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Chemistry Lab Demonstrations: LIQUID CO2 Extraction!

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It’s the extraction lab this week in the OChem lab I’m TA’ing. It’s a straightforward aqueous base extraction of an acidic unknown from a neutral impurity. Acidify, filter the precipitate, and you’re done. I was trying to come up with a demonstration for the lab. I thought about extracting caffeine from coffee or tea leaves, but that would take a while, and isn’t all that visually appealing.  I’ve only got a few minutes in my pre-lab lecture time.

So I looked around for a while, and finally found this paper by James Hutchison from the University of Oregon (doi:  10.1039/b405810k).  They suggest a new lab for undergraduates involving the extraction of D-limonene from orange peels using liquid carbon dioxide.  That’s right, I said liquid carbon dioxide.

The premise: create a removable filter using copper wire and filter paper to jam into the bottom of a disposable centrifuge tube.  Add grated orange peel.  Add crushed dry ice.  Cap the centrifuge tube tightly (but not TOO tightly! The tube needs to be able to vent so as not to EXPLODE!) and immerse in warm water (T = 40-60 degC).  The pressure rises (naturally) and the temperature increases and you jump into the liquid portion of carbon dioxide’s phase diagram (click for larger)

phasediagramco2

The liquid carbon dioxide percolates through the orange peels and extracts the limonene.  the oil-in-solvent mixture drains through the filter paper to the bottom of the centrifuge tube.  If you leave the tube in the water long enough, eventually the liquid all evaporates and the pressure decreases.

The goal is that the evaporation of the carbon dioxide leaves the pure oil at the bottom of the tube.  The authors mention that for approximately 2.5 g of freshly-grated orange peel, 0.1 mL of oil should remain after 3 carbon dioxide extractions.  They note this is a yield comparable to typical organic solvent extraction or cold pressing.  I did one extraction on day-old chopped orange peel and did not isolate any oil whatsoever.  Not a drop.  I’m a little disappointed by that, but not really.  It’s still an ok teaching point for the students.  Not all experiments work all the time. I could examine my starting materials and get better quality reagents and it might work.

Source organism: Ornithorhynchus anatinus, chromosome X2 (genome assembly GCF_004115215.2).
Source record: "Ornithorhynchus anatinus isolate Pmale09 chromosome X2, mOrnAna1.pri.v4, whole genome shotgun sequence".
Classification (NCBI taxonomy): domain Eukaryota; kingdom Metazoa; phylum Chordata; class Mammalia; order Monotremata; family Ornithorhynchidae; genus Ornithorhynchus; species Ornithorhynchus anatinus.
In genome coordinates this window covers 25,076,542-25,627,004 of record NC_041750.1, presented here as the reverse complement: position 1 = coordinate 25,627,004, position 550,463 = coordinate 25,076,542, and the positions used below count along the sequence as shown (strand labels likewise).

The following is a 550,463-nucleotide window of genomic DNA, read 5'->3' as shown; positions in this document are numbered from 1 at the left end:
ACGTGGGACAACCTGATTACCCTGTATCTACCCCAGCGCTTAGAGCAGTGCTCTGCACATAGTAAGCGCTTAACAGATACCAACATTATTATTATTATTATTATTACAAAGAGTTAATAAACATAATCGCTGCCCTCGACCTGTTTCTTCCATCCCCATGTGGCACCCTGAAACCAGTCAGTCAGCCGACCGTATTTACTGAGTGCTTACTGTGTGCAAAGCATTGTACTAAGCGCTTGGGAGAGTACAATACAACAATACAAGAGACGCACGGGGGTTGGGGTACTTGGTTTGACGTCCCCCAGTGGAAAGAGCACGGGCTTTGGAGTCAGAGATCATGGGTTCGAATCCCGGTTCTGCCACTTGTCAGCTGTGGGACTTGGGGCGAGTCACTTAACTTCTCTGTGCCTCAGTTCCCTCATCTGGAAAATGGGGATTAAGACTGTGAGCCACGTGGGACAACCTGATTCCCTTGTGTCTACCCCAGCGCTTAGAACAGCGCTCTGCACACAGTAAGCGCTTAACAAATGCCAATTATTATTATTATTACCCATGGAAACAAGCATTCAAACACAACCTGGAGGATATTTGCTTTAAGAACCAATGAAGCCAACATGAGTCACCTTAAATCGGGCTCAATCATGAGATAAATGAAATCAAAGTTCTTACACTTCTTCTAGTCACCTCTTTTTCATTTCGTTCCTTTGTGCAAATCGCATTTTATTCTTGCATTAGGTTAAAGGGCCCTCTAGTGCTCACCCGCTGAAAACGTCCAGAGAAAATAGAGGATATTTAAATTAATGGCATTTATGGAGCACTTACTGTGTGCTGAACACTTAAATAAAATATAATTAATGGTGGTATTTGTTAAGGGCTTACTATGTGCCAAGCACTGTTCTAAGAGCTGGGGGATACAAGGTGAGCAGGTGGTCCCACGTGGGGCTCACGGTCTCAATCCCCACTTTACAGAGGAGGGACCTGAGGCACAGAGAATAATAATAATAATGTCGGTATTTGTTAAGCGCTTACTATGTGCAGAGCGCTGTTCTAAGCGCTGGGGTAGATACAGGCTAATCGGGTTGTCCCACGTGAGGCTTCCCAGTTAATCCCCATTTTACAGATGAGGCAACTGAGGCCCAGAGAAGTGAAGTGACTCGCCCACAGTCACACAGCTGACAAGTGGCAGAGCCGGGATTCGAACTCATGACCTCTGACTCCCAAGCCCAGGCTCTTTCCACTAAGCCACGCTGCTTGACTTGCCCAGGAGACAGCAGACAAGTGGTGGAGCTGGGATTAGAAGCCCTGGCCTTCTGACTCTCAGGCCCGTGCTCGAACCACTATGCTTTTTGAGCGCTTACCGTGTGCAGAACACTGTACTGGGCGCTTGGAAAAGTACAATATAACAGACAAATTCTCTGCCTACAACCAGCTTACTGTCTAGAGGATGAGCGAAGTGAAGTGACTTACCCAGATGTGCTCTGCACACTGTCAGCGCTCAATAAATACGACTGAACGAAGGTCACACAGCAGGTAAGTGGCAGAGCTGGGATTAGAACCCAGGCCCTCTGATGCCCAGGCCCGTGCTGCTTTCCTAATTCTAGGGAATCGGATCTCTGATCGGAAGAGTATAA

Now, inside the tube I don’t think we were past the critical point.  I don’t think the temperature inside the centrifuge tube actually makes it up to the temperature of the surrounding water.  I say this because after the examining the tube after the experiment, the orange was cold and there were ice crystals in the tube.  There are two possible explanations for this.  One, the temperature inside didn’t make it past the critical temperature.  Two, when I opened the tube after the experiment, some non-trivial amount of pressure was released.  PV=nRT tells us that a sudden drop in the pressure simultaneously lowers the temperature, and I could have frozen the water out that way.  In fact, the authors note that while exact temperature and pressure readings are impossible with this simple setup, they speculate that the conditions approach the triple point.

In any case, it was a very cool experiment to watch, even if it didn’t do what it was supposed to.  Pictures below.  These pictures are from Monday night when I was practicing the demonstration.  It looked much cooler in person.  The first shows the system when first submerged in the water.  The second is about 15-30 seconds later.  It’s hard to see, but if you look closely, all three phases are apparent in the system.  The third is after the dry ice has completely liquified.  Click for larger.

before3phasesliquidco2

By February 4, 2009 31 comments fun

Chemistry Lab Demonstrations: Check-In Day

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I’m TA’ing an undergrad organic lab this semester, and in order to keep myself and the students entertained, I’m trying to have some kind of demonstration at the beginning of each lab.  The goal is to have the demonstration have something to do with the theme of the lab.  The first lab of the semester was this week.  On the first day, all the students do is check in their glassware.  The lab doesn’t acutally have anything to do with organic chemistry.  So that means the demonstration doesn’t have to have anything to with organic chemistry, right?